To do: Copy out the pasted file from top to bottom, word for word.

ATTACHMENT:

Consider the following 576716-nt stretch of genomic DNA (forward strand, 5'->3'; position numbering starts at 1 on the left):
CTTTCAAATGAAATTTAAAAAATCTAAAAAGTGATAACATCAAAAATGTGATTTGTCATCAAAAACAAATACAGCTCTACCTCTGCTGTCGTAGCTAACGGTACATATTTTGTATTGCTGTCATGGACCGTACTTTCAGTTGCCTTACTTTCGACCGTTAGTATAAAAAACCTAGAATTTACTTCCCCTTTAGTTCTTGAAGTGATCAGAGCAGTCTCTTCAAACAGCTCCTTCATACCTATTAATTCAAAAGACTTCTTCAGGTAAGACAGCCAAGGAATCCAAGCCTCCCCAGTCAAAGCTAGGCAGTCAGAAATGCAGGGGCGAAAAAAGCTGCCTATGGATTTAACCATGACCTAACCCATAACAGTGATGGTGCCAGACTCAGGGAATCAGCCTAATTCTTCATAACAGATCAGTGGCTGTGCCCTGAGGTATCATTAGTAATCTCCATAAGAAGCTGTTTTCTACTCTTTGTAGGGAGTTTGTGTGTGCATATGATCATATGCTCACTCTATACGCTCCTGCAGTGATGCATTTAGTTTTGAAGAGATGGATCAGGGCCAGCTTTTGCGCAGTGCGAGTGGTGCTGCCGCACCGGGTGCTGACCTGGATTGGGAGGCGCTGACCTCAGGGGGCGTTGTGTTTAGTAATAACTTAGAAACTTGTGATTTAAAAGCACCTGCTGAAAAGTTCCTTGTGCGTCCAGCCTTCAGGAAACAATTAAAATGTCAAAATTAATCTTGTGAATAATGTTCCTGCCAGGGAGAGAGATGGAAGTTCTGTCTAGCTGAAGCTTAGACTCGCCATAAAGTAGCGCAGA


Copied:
Consider the following 576716-nt stretch of genomic DNA (forward strand, 5'->3'; position numbering starts at 1 on the left):
CTTTCAAATGAAATTTAAAAAATCTAAAAAGTGATAACATCAAAAATGTGATTTGTCATCAAAAACAAATACAGCTCTACCTCTGCTGTCGTAGCTAACGGTACATATTTTGTATTGCTGTCATGGACCGTACTTTCAGTTGCCTTACTTTCGACCGTTAGTATAAAAAACCTAGAATTTACTTCCCCTTTAGTTCTTGAAGTGATCAGAGCAGTCTCTTCAAACAGCTCCTTCATACCTATTAATTCAAAAGACTTCTTCAGGTAAGACAGCCAAGGAATCCAAGCCTCCCCAGTCAAAGCTAGGCAGTCAGAAATGCAGGGGCGAAAAAAGCTGCCTATGGATTTAACCATGACCTAACCCATAACAGTGATGGTGCCAGACTCAGGGAATCAGCCTAATTCTTCATAACAGATCAGTGGCTGTGCCCTGAGGTATCATTAGTAATCTCCATAAGAAGCTGTTTTCTACTCTTTGTAGGGAGTTTGTGTGTGCATATGATCATATGCTCACTCTATACGCTCCTGCAGTGATGCATTTAGTTTTGAAGAGATGGATCAGGGCCAGCTTTTGCGCAGTGCGAGTGGTGCTGCCGCACCGGGTGCTGACCTGGATTGGGAGGCGCTGACCTCAGGGGGCGTTGTGTTTAGTAATAACTTAGAAACTTGTGATTTAAAAGCACCTGCTGAAAAGTTCCTTGTGCGTCCAGCCTTCAGGAAACAATTAAAATGTCAAAATTAATCTTGTGAATAATGTTCCTGCCAGGGAGAGAGATGGAAGTTCTGTCTAGCTGAAGCTTAGACTCGCCATAAAGTAGCGCAGA